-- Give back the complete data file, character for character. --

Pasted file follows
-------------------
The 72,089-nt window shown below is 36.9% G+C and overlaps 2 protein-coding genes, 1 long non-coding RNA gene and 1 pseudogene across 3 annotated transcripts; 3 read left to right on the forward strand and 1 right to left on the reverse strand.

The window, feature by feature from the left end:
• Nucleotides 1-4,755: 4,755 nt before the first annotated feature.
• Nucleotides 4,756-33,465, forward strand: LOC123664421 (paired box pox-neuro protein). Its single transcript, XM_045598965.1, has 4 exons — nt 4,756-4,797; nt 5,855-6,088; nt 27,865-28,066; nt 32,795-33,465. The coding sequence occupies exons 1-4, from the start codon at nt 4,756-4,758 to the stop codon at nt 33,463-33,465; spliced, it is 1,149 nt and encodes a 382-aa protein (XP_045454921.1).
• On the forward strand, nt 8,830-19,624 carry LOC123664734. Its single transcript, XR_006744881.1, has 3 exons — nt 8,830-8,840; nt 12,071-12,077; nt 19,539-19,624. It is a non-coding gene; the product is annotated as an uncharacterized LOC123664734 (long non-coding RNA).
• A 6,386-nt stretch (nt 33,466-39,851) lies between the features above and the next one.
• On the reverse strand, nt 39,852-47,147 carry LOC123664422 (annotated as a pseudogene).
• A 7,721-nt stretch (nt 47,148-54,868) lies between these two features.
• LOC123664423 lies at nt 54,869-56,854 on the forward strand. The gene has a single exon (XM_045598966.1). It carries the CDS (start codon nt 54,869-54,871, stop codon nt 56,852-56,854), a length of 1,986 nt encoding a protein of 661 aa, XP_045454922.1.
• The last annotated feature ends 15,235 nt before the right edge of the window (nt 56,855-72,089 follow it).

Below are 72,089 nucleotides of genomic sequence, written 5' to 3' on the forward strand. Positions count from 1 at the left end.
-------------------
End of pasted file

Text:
The 72,089-nt window shown below is 36.9% G+C and overlaps 2 protein-coding genes, 1 long non-coding RNA gene and 1 pseudogene across 3 annotated transcripts; 3 read left to right on the forward strand and 1 right to left on the reverse strand.

The window, feature by feature from the left end:
• Nucleotides 1-4,755: 4,755 nt before the first annotated feature.
• Nucleotides 4,756-33,465, forward strand: LOC123664421 (paired box pox-neuro protein). Its single transcript, XM_045598965.1, has 4 exons — nt 4,756-4,797; nt 5,855-6,088; nt 27,865-28,066; nt 32,795-33,465. The coding sequence occupies exons 1-4, from the start codon at nt 4,756-4,758 to the stop codon at nt 33,463-33,465; spliced, it is 1,149 nt and encodes a 382-aa protein (XP_045454921.1).
• On the forward strand, nt 8,830-19,624 carry LOC123664734. Its single transcript, XR_006744881.1, has 3 exons — nt 8,830-8,840; nt 12,071-12,077; nt 19,539-19,624. It is a non-coding gene; the product is annotated as an uncharacterized LOC123664734 (long non-coding RNA).
• A 6,386-nt stretch (nt 33,466-39,851) lies between the features above and the next one.
• On the reverse strand, nt 39,852-47,147 carry LOC123664422 (annotated as a pseudogene).
• A 7,721-nt stretch (nt 47,148-54,868) lies between these two features.
• LOC123664423 lies at nt 54,869-56,854 on the forward strand. The gene has a single exon (XM_045598966.1). It carries the CDS (start codon nt 54,869-54,871, stop codon nt 56,852-56,854), a length of 1,986 nt encoding a protein of 661 aa, XP_045454922.1.
• The last annotated feature ends 15,235 nt before the right edge of the window (nt 56,855-72,089 follow it).

Below are 72,089 nucleotides of genomic sequence, written 5' to 3' on the forward strand. Positions count from 1 at the left end.